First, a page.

from the Inside Story.

Tuesday Writing Conversation: some background on Polly book

June 27, 2016

Catharine McKenty wrote ‘Polly of Bridgewater Farm’ after she investigated her family history in Dromore, Northern Ireland. A key breakthrough was meeting a local historian, Florence Corey. Click below to hear Florence describe how she met Catharine.

Tuesday Writing Conversation: Grosse Île, Londonderry/Derry and Cabbagetown.

June 20, 2016

Catharine writes:

Today I sat in the window of a local restaurant, sipping apple juice as our local heat-wave increased in intensity. A father with his three children sat at a small table on the sidewalk just outside.

I could watch the adorable expressions on the faces of the two little boys facing me as they played their way through the quiet meal.

Then I found myself thinking of the suffering of children all over the world – why, oh why, I asked myself – why does this suffering continue?

It’s as though we are caught up in an ongoing cosmic battle with evil that can flare up at any time. And, in these circumstances, why is it that the words “Father, forgive them – they know not what they do,” seems the farthest thing from our minds? I found the tears welling up as I sat there, as though some old pain were healing itself without my being aware.

Those words would be a good mantra for me to cling to. Even when coping with the everyday frustrations that occur living within a close-knit community.

I think of my great-grandmother Jane Fleming who lost two small children and her baby girl on a terrible 31-day voyage from Ireland to Canada. Their twelve-year old daughter died at the Grosse-Ile quarantine on the Saint Lawrence river an hour downstream from Quebec city. My great-grandparents had fled in 1847 in the midst of that terrible famine that killed over a million starving Irish.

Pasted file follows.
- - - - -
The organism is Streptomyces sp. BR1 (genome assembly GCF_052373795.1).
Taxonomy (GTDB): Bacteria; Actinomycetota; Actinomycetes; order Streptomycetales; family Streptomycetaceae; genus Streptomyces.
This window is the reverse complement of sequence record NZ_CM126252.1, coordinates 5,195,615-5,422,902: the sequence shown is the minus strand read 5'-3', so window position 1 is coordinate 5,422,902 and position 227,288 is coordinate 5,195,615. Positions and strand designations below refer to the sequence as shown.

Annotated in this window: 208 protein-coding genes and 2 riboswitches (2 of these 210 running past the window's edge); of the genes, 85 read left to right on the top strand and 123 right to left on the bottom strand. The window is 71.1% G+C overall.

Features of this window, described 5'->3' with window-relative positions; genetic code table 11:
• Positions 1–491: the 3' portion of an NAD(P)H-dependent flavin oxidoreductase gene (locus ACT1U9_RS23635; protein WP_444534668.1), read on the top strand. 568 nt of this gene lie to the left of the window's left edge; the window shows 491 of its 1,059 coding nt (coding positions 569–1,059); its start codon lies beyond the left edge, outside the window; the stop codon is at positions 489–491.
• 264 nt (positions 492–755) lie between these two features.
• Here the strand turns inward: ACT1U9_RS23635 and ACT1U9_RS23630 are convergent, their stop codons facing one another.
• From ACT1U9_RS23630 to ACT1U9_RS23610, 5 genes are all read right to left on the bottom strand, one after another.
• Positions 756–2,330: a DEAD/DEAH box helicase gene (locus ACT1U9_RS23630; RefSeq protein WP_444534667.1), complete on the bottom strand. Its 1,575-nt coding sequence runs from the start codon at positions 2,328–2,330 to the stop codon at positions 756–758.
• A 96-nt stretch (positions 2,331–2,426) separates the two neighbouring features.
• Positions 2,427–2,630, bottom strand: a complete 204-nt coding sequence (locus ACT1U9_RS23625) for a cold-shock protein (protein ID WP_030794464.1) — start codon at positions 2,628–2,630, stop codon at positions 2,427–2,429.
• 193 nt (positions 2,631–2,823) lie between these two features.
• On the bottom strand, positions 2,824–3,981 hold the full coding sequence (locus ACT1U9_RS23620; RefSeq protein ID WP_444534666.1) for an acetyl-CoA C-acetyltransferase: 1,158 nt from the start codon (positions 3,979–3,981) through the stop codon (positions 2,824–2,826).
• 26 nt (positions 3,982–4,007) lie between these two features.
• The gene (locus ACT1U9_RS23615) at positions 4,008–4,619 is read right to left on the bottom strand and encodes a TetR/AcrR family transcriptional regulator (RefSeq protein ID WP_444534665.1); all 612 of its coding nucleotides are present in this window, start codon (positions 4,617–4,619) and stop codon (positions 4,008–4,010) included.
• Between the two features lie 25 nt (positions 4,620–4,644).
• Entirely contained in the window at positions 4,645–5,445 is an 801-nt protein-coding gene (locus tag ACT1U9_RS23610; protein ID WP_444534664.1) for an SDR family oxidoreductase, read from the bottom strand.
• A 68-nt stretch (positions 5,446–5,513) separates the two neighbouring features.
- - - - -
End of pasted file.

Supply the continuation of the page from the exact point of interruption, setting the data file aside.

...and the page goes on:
When I was in Ireland a month ago, a woman at the Peace and Reconciliation Centre in Londonderry/Derry told me ‘people still find it hard to talk about that period.’

And at the Centre were copies of ‘Polly of Bridgewater Farm’ laid out and now being used as part of the healing process after the community tensions of the last century in Northern Ireland.

In a way that is still mysterious to me that our family story is being used to bring hope in adversity. As I was writing, I had the sense that the story was coming through me, and onto the paper without my conscious control.

I was writing at a level I had never come close to earlier in my life.

And then the people who turned up at every stage of the writing to help me in whatever way was most needed.

Without Carol Moore-Ede’s help as my editor the book would never been completed in its present form, if ever. She brought all of her 40-year experience at the CBC, and as founder of the Cabbagetown-Regent Park Museum to bear, during a summer none of us will ever forget, along with her colleague Sally Gibson, the writer of books about the early days of Toronto.